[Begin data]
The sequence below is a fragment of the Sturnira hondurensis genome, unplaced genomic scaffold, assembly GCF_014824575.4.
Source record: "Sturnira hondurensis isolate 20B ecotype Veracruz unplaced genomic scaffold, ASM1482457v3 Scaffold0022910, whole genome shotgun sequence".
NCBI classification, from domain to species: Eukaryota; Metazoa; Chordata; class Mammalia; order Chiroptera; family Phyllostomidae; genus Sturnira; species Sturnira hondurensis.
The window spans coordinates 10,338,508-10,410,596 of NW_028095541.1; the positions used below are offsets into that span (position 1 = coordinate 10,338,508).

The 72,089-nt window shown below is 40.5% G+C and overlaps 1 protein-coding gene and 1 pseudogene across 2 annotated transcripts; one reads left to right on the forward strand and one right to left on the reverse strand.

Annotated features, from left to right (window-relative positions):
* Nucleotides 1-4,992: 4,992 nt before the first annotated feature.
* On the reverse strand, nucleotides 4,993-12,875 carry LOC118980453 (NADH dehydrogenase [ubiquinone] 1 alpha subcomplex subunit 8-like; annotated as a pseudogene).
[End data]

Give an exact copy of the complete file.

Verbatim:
The sequence below is a fragment of the Sturnira hondurensis genome, unplaced genomic scaffold, assembly GCF_014824575.4.
Source record: "Sturnira hondurensis isolate 20B ecotype Veracruz unplaced genomic scaffold, ASM1482457v3 Scaffold0022910, whole genome shotgun sequence".
NCBI classification, from domain to species: Eukaryota; Metazoa; Chordata; class Mammalia; order Chiroptera; family Phyllostomidae; genus Sturnira; species Sturnira hondurensis.
The window spans coordinates 10,338,508-10,410,596 of NW_028095541.1; the positions used below are offsets into that span (position 1 = coordinate 10,338,508).

The 72,089-nt window shown below is 40.5% G+C and overlaps 1 protein-coding gene and 1 pseudogene across 2 annotated transcripts; one reads left to right on the forward strand and one right to left on the reverse strand.

Annotated features, from left to right (window-relative positions):
* Nucleotides 1-4,992: 4,992 nt before the first annotated feature.
* On the reverse strand, nucleotides 4,993-12,875 carry LOC118980453 (NADH dehydrogenase [ubiquinone] 1 alpha subcomplex subunit 8-like; annotated as a pseudogene).